altitude


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Related to altitude: altitude sickness

altitude

[al′tito̅o̅d]
Etymology: L, altitudo, height
the level of elevation of any location on earth with reference to a fixed surface point, which is usually sea level. Several types of health effects are associated with altitude extremes, including a greater intensity of ultraviolet radiation that results from a thinner atmosphere. Barometric pressure decreases as altitude increases, so there are fewer molecules of oxygen. Thus breathing becomes faster & deeper, although demands of physical effort and cellular respiration are the same as at a lower altitude. High-altitude cardiac intolerance is usually worse in people with blood or pulmonary disorders. See also altitude sickness.
Altitude: relation between decreasing barometric pressure and PO2 and levels for athletic training. Broken arrow: altitude sickness possible in the unacclimatized.

altitude

the height above sea level. As atmospheric (barometric) pressure decreases progressively with increasing altitude, from the standard 1 atmosphere at sea level, the partial pressure of oxygen (PO2) decreases proportionately; the air still contains the same ∼21% of oxygen but there are fewer molecules of oxygen per unit volume. There is also a drop in temperature and humidity, but the essential problem for human life and activity is shortage of oxygen (hypoxia).

altitude,

n pertaining to any location on earth with reference to a fixed surface point, which is usually sea level. The higher the altitude, the lower the oxygen concentration and the greater the ultraviolet radiation, both of which can cause health problems.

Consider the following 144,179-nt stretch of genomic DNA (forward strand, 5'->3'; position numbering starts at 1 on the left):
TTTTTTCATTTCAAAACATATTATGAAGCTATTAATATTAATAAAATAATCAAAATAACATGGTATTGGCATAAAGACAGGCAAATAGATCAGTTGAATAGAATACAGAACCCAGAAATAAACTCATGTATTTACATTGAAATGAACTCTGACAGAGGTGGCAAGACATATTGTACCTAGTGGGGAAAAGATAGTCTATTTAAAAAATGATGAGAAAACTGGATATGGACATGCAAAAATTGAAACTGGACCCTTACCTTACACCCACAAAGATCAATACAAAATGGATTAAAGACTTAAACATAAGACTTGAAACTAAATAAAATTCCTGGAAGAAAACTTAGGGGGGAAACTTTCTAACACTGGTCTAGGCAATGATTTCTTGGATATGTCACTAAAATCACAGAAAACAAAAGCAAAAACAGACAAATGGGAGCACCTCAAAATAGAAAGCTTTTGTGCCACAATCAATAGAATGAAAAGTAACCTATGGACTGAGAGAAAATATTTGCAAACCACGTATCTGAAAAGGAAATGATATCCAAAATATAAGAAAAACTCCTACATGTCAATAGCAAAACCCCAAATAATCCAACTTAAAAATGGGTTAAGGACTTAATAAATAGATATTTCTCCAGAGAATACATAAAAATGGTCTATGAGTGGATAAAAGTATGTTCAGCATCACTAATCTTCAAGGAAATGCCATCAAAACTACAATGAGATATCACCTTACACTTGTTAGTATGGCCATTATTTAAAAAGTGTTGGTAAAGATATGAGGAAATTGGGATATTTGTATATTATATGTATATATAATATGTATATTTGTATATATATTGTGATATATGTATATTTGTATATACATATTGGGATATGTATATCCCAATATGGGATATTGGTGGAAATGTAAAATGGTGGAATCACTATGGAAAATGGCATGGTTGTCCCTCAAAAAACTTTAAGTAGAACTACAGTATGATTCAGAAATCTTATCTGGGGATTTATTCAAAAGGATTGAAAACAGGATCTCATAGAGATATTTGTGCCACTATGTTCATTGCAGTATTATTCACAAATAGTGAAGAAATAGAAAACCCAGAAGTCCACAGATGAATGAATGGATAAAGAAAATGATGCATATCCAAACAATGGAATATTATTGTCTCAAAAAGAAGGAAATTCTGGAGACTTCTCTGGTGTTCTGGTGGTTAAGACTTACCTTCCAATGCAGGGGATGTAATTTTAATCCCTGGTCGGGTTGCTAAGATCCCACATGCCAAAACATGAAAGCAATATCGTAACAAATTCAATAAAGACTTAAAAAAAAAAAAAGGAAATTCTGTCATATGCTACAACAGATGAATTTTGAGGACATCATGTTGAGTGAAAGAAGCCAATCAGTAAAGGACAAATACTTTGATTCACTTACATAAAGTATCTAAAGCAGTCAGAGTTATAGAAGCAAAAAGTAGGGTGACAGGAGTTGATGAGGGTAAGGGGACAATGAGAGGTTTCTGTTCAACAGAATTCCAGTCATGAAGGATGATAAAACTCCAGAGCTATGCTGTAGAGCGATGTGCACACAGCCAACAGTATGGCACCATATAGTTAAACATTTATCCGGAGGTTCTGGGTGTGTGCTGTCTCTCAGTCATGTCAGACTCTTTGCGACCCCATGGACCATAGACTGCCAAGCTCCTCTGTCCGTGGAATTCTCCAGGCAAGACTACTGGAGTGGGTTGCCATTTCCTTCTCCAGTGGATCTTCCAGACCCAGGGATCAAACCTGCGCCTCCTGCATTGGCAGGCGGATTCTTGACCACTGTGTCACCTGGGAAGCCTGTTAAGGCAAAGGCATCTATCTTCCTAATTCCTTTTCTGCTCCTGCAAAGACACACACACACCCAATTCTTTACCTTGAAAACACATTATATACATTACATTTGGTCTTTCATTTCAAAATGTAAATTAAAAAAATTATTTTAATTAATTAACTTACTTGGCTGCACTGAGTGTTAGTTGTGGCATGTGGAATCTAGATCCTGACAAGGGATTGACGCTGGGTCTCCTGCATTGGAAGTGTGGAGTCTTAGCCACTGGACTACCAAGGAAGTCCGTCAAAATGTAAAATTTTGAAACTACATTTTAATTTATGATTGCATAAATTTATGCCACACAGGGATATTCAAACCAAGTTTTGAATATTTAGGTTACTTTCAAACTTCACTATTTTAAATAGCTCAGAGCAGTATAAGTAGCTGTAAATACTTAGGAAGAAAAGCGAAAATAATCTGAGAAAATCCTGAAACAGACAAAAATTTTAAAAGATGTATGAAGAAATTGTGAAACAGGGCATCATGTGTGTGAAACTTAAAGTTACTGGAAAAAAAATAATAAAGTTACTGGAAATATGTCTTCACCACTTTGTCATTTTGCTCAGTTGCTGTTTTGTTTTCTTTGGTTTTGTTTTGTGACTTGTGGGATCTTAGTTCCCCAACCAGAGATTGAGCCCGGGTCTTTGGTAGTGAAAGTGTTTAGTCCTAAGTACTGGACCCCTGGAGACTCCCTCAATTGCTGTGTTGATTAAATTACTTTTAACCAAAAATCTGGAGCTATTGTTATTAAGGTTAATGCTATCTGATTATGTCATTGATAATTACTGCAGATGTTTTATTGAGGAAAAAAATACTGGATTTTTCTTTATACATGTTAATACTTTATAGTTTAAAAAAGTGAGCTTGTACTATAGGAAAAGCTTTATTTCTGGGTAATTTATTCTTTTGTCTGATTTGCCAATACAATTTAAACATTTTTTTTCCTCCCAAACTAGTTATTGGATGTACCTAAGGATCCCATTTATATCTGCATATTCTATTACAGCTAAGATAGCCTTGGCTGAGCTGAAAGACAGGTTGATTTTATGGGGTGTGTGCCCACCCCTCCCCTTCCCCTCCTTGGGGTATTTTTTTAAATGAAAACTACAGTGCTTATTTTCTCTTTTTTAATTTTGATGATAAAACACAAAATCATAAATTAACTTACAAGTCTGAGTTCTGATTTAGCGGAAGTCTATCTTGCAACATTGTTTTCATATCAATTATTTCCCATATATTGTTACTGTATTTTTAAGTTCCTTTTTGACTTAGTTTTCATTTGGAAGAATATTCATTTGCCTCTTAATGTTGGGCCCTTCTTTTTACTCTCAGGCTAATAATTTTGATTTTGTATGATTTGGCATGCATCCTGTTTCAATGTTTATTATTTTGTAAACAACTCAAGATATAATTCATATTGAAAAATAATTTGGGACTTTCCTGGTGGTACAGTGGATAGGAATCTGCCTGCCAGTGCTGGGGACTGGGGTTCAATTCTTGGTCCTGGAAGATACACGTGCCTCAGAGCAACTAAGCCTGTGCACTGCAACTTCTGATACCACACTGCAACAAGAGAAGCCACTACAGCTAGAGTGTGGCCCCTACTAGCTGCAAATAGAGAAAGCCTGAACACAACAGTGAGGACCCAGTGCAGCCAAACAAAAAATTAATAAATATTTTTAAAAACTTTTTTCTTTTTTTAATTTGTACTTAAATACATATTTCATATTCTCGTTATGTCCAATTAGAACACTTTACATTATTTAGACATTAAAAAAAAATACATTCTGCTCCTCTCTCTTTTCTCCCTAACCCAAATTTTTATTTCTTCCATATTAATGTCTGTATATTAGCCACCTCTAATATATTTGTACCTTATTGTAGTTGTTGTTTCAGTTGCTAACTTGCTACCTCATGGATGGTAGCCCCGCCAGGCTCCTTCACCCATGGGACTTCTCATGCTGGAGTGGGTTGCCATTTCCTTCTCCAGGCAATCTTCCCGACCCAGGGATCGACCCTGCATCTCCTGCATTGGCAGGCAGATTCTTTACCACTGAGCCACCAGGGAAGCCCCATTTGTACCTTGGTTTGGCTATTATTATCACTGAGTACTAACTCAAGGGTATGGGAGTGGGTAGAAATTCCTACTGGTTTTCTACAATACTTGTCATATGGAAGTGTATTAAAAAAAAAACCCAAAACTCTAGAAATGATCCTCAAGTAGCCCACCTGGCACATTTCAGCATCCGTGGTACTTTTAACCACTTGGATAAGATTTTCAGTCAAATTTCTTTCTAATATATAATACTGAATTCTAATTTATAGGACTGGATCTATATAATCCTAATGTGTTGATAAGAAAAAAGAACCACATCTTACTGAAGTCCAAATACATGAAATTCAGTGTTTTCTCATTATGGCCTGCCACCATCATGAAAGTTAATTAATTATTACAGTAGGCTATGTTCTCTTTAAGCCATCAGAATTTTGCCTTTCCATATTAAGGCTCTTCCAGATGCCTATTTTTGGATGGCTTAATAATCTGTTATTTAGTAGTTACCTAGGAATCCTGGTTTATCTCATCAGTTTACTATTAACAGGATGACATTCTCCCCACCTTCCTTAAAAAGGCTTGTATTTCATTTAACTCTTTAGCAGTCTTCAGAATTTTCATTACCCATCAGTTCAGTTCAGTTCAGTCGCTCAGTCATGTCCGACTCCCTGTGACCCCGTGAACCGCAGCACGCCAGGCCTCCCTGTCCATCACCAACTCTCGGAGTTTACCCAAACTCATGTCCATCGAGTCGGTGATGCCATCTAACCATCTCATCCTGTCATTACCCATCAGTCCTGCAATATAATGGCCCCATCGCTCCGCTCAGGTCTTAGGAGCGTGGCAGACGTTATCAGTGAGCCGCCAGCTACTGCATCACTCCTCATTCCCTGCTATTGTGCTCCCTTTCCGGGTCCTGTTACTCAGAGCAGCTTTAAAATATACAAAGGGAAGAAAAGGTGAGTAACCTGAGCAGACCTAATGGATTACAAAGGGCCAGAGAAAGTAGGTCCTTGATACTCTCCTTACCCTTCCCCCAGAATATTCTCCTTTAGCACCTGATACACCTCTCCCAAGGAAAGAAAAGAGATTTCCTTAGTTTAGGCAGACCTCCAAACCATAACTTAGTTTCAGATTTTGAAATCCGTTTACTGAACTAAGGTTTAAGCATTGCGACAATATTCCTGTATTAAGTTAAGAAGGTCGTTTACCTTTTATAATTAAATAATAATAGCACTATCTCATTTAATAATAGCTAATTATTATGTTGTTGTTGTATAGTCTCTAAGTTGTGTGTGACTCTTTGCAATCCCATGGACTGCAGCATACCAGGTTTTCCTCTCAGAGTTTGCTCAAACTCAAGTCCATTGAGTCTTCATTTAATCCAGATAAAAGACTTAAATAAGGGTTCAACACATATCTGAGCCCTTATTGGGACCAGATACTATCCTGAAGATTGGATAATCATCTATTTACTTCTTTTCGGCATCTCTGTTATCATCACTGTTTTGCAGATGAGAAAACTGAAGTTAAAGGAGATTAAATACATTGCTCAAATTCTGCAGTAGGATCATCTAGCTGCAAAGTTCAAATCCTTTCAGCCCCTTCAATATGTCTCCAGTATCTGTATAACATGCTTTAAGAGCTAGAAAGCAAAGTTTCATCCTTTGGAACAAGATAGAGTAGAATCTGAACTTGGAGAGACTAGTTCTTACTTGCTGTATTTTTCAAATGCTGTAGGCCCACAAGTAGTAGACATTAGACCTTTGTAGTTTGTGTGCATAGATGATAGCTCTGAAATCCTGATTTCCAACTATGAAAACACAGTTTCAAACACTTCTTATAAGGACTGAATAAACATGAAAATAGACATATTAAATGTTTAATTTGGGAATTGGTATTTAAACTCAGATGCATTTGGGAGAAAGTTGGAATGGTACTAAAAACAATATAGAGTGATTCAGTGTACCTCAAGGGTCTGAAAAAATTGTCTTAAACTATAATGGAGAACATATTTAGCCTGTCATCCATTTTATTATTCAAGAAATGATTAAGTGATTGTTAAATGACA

References in periodicals archive ?
Thrombosis as a complication of extended stay at high altitude.
The launch of Altitude virtual courses and certification programs is a response to the widespread adoption of our solutions and the increasing importance employers are placing on Altitude expertise," said Catarina Gomes, Knowledge Management and Altitude University Director.
All soldiers evacuated from altitude 8000 feet or more with major complaint of typical or atypical chest pain, alone or associated with other symptoms like shortness of breath, palpitation, headache, edema, pain epigastrium, nausea, vomiting, and dry or productive cough were included in the study.
These methods and relevant technologies are mostly used to assist with GPS navigation, flight control and portable devices to conduct high-precision altitude measurements, positioning, navigation, etc.
When high altitude disease does occur, or preexisting conditions worsen, the aetiology is of major interest.
Total sleep time (a), sleep efficiency (b), mean activity score (c), and subjective sleep quality (d) at low and moderate altitude compared to sea level.
One of the only real downsides to cruising at relatively high altitude is a normally aspirated engine's reduced power output, which can be a factor near terrain.
The chronically reduced partial pressure of oxygen requires that individuals adapt to the physiological stress produced by exposure to high altitude and these adaptations are modulated by many factors (11).
Aspetar already boasts of impressive altitude training equipment, including a purpose-built normobaric hypoxic oxygen dormitory.
The $2495 AMS-2000 Altitude Management System is a feature-rich alerter that dates back to the early 1990s--a long production run that owes to its proven reliability and straight-forward feature set.